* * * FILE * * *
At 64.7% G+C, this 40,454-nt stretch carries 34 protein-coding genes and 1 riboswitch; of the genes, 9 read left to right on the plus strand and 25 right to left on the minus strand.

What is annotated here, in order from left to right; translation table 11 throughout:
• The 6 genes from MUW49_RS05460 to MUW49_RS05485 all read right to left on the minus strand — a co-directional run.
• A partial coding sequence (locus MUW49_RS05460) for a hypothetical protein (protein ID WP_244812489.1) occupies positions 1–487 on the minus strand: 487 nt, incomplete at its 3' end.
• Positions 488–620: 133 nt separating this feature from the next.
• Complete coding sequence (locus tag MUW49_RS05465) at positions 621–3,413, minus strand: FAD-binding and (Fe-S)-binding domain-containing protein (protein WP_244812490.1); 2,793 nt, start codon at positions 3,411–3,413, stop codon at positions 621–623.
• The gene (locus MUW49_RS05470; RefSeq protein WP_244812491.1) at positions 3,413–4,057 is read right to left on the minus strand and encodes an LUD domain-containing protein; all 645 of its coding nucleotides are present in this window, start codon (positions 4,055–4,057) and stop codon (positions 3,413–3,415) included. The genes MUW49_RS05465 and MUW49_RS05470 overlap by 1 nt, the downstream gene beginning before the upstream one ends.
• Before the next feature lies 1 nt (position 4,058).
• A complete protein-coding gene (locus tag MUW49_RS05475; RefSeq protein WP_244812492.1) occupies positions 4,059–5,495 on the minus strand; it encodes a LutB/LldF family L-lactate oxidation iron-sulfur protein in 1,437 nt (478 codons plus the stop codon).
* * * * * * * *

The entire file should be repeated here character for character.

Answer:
At 64.7% G+C, this 40,454-nt stretch carries 34 protein-coding genes and 1 riboswitch; of the genes, 9 read left to right on the plus strand and 25 right to left on the minus strand.

What is annotated here, in order from left to right; translation table 11 throughout:
• The 6 genes from MUW49_RS05460 to MUW49_RS05485 all read right to left on the minus strand — a co-directional run.
• A partial coding sequence (locus MUW49_RS05460) for a hypothetical protein (protein ID WP_244812489.1) occupies positions 1–487 on the minus strand: 487 nt, incomplete at its 3' end.
• Positions 488–620: 133 nt separating this feature from the next.
• Complete coding sequence (locus tag MUW49_RS05465) at positions 621–3,413, minus strand: FAD-binding and (Fe-S)-binding domain-containing protein (protein WP_244812490.1); 2,793 nt, start codon at positions 3,411–3,413, stop codon at positions 621–623.
• The gene (locus MUW49_RS05470; RefSeq protein WP_244812491.1) at positions 3,413–4,057 is read right to left on the minus strand and encodes an LUD domain-containing protein; all 645 of its coding nucleotides are present in this window, start codon (positions 4,055–4,057) and stop codon (positions 3,413–3,415) included. The genes MUW49_RS05465 and MUW49_RS05470 overlap by 1 nt, the downstream gene beginning before the upstream one ends.
• Before the next feature lies 1 nt (position 4,058).
• A complete protein-coding gene (locus tag MUW49_RS05475; RefSeq protein WP_244812492.1) occupies positions 4,059–5,495 on the minus strand; it encodes a LutB/LldF family L-lactate oxidation iron-sulfur protein in 1,437 nt (478 codons plus the stop codon).